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Diabetes care: reasons for missing HbA1c measurements in general practice

Debby G Keuken1*, Henk J Brouwer1, Parad S Keijser12 and Raynold C Bruessing1

Author Affiliations

1 Department of General Practice, Division of Clinical Methods & Public Health, Academic Medical Center-University of Amsterdam, Amsterdam, Netherlands

2 Stichting Gezondheidscentra Amsterdam Zuidoost, Amsterdam, Netherlands

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BMC Research Notes 2011, 4:234  doi:10.1186/1756-0500-4-234

The electronic version of this article is the complete one and can be found online at: http://www.biomedcentral.com/1756-0500/4/234


Received:17 May 2011
Accepted:14 July 2011
Published:14 July 2011

© 2011 Keuken et al; licensee BioMed Central Ltd.

This is an open access article distributed under the terms of the Creative Commons Attribution License (http://creativecommons.org/licenses/by/2.0), which permits unrestricted use, distribution, and reproduction in any medium, provided the original work is properly cited.

Abstract

Background

Glycated haemoglobin (HbA1c) is often used as one of the indicators to measure the quality of diabetes care. Complete registration is difficult to obtain. This study investigated the reasons for missing HbA1c measurements.

Findings

HbA1c measurements for 1485 patients with diabetes mellitus type 2 who were attended by 19 general practitioners at 4 primary care health centres in south-east Amsterdam were studied. HbA1c measurements were missing for 356 (23.9%) of the patients. The main reason stated in 50% of the cases was that the patient was under specialized care.

Conclusions

The general practitioners provided multiple reasons for the missing HbA1c measurements. This study provides insight into why HbA1c measurements were not present in the patients' electronic medical record.

Background

Dutch guidelines for GP practice contain systematic prescriptions for diabetes type 2 care that include quarterly monitoring of the lifestyle of diabetes patients by practice nurses and annual evaluations of optimal glycaemic control by GPs. The guidelines emphasize annual evaluation of micro-vascular complications, as well as cardiovascular risk factors and vascular damage [1]. The identification of barriers impeding adherence to guidelines has proven a necessary condition for the further improvement of care strategies [2-4]. The measurement of glycated haemoglobin (HbA1c) is an essential part of the annual evaluation of glycaemic control for patients with diabetes type 2 [1,5].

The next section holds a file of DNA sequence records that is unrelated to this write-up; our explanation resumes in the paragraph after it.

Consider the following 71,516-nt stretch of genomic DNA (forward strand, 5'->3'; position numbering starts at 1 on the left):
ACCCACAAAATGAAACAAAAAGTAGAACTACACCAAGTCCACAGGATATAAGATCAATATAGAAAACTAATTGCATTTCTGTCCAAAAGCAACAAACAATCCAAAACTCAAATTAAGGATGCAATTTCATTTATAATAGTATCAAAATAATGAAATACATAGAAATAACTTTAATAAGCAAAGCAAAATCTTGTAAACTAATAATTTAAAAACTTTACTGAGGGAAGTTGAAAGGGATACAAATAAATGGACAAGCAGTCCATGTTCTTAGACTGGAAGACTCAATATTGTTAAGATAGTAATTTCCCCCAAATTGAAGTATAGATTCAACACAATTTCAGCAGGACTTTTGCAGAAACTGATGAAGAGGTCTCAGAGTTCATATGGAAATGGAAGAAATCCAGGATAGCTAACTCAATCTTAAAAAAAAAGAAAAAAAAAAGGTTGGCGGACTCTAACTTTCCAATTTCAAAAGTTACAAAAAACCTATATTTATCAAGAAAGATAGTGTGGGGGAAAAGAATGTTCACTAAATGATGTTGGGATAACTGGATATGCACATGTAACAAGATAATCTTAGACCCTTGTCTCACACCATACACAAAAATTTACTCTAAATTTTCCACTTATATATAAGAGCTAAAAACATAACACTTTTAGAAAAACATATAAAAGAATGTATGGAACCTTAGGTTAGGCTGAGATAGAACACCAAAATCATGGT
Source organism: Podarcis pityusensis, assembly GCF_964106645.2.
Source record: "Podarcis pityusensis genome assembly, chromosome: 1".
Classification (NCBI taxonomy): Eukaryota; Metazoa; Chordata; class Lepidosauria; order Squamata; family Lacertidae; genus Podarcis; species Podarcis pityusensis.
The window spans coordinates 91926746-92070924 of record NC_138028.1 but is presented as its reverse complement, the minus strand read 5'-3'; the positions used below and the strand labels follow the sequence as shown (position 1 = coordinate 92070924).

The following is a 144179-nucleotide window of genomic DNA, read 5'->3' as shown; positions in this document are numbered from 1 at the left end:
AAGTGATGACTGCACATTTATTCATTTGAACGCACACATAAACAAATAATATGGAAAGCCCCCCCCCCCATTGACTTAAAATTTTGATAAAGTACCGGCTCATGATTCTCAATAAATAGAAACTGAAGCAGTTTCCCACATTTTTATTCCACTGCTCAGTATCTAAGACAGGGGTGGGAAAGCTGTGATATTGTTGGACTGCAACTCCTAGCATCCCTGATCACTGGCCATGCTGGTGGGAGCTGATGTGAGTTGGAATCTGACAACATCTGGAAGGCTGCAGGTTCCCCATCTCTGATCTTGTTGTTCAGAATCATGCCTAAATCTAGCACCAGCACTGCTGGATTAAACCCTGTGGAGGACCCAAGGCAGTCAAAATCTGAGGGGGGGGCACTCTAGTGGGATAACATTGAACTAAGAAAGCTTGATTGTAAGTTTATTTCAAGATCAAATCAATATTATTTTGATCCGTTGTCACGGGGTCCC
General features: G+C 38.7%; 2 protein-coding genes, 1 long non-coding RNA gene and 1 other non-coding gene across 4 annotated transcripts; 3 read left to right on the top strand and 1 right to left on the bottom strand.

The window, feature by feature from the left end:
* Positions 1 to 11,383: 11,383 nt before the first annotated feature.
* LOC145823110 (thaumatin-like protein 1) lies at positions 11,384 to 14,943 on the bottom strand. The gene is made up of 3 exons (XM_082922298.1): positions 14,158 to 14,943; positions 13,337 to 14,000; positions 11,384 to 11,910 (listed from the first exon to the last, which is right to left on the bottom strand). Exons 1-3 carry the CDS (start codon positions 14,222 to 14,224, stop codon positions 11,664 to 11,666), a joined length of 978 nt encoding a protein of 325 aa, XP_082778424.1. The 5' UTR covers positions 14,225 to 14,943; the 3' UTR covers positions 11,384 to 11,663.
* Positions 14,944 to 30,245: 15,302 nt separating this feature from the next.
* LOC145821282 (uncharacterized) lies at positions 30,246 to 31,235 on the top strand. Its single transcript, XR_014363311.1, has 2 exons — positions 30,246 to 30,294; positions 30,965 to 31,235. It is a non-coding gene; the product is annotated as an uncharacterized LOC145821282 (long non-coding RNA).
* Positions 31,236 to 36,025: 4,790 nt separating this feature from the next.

In several countries (e.g. the UK and the Netherlands), GP practices are required to obtain a certain number of measurements and outcomes as guideline-based diabetes care indicators for pay-for-performance purposes [6-8]. Although indicators in the Netherlands are standardized nationally [9,10], performance indicators are organized in local settings based on contracts with health insurance companies. The effects of quality and outcome frameworks have been evaluated and described [11,12], however, these studies do not provide reasons for missing indicator measurements.

To improve understanding regarding non-adherence to the guideline-based care, we formulated the following research questions:

1) How complete are HbA1c measurement data?

2) Which factors can explain missing data?

Methods

Setting

We used a subset of data from the GP registration network of the department of General Practice of the Academic Medical Center-University of Amsterdam (AMC). The network uses routinely recorded data in electronic medical records for research purposes. Diagnoses are coded according to the International Classification of Primary Care (ICPC). Four health centres in south-east Amsterdam participate in this network. At these health centres, 22 GPs and 8 practice nurses provide primary care to 35,700 patients. The four centres belong to the same umbrella organization (GAZO), which signs the pay-for-performance contract with a health insurance company for standard, structured multidisciplinary diabetes care under GP coordination. Since 2007, the registration of diabetes care indicators has been implemented within this network as part of a disease management programme that includes feedback sessions. This registration was implemented in order to enhance efforts to improve the quality of diabetes care and to provide an infrastructure for diabetes-related research. All of the health centres use the same computerized patient electronic medical record system (MIRA). Patients with diagnosed diabetes type 2 are coded ICPC T90.2 in their electronic medical records. Only patients whose were under structural care by the GPs were included in our study.

Following regular care, patients visit their health centres every three months for lifestyle consultations, medication evaluations and evaluations of their well-being, and annually for comorbidity screening and therapy planning. A minimum of two weeks before the annual visits, HbA1c blood levels are measured in a blood laboratory. Results of these measurements are forwarded electronically to the patients' electronic medical records.

Identification of reasons for non-registration

The number of practice-based measurements of the diabetes-care indicator HbA1c was calculated over the year 2007. This 12-month period is in line with the regional pay-for-performance contract. Nineteen of twenty-two practices at the four health centres agreed to participate in this study. The number of measurements was presented to these practices during feedback sessions. After the sessions, each GP was given a form with the numbers referring to patients for whom HbA1c measurements were missing. The GPs were asked to state the main reason for each missing HbA1c measurement.

The stated reasons were collected and grouped into categories by one of the authors (HJB). This grouping was presented to the other authors. Disagreements were resolved through discussion.

Results